Tones of freedom

Project leader:
Adrian Wangberg Drøsdal

Project period:
2014 –

Research centre:
CREMAH

Approach:
Research

Topic:
Music therapy

Fellowship project
Ph.D. in Music Therapy

 A qualitative study of the experience of music therapy as a voluntary part of the treatment program for people within coercive mental health care.

This study investigates music therapy within coercive mental health care in Norway. Norwegian music therapy may be viewed as part of a social-academic movement that aims to enhance people´s possibilities for action, and work ethical guidelines for music music therapists in Norway stress self-determination for the client. But what happens when a humanistic-oriented discipline meets a medical model, in which participants are treated with restraints and coercive means? Research shows us that music therapy is an efficient approach for helping people with negative symptoms and low motivation for treatment. This project looks at the crossing between voluntary participation in music therapy and coercive treatment within mental health care.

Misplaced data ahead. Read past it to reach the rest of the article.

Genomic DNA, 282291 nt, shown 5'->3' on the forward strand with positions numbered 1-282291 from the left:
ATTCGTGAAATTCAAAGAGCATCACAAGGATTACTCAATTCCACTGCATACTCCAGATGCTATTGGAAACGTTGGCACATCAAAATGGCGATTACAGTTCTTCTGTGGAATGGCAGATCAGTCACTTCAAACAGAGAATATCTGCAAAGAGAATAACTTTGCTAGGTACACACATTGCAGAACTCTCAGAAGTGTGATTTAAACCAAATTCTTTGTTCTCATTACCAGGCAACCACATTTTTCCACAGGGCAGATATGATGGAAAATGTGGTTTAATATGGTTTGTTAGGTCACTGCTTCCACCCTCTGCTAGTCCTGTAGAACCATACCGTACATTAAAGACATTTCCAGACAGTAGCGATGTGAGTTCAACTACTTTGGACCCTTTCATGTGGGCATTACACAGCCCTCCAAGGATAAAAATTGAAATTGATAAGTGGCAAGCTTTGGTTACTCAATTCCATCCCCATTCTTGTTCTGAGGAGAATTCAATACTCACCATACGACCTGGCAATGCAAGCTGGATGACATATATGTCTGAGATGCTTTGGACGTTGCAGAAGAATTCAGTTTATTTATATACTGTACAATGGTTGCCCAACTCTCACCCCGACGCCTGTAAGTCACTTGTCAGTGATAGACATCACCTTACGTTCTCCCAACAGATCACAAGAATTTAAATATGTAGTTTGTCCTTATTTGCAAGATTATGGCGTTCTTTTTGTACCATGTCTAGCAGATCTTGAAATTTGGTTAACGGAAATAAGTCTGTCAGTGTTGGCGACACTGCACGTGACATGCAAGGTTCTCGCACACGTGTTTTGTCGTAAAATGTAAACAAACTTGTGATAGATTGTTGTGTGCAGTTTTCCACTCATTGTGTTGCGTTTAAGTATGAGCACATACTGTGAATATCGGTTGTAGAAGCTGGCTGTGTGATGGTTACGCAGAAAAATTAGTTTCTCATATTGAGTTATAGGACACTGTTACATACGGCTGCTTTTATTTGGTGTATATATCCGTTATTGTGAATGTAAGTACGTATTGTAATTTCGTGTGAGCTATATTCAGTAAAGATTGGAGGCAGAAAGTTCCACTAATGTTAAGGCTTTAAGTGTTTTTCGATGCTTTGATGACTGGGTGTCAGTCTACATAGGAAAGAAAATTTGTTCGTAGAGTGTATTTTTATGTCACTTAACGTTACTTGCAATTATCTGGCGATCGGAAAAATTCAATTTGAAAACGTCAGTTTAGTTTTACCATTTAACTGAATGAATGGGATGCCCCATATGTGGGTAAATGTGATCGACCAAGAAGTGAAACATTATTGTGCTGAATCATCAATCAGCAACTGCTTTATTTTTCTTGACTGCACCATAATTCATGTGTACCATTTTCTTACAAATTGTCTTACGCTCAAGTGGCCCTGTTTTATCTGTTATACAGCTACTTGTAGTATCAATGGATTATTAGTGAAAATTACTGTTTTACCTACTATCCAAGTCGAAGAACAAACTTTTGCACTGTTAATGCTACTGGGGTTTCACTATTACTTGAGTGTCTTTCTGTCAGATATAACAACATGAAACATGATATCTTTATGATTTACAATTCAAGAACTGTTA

Aim

The aim of the study is two-folded: this project will

  1. give voice to the participants
    and
  2. strengthen reflexivity and awareness about music therapy in coercive mental health care.

A theoretical, ethical, and philosophical discussion on the matter will orbit around themes constructed from semi-structured interviews with music therapy participants.

Research questions

Important questions to be examined are as follows:

  1. Is voluntary music therapy experienced as voluntary, when treated involuntarily within mental health care?
  2. Why are people motivated to participate in music therapy voluntarily, when otherwise treated involuntarily?
  3. What is the role of music therapy for people in coercive mental health care, and for their recovery processes?

Project leader

Adrian Wangberg Drøsdal

Adrian Wangberg Drøsdal

Research Fellow

Music Therapy



Last updated: 2. September 2014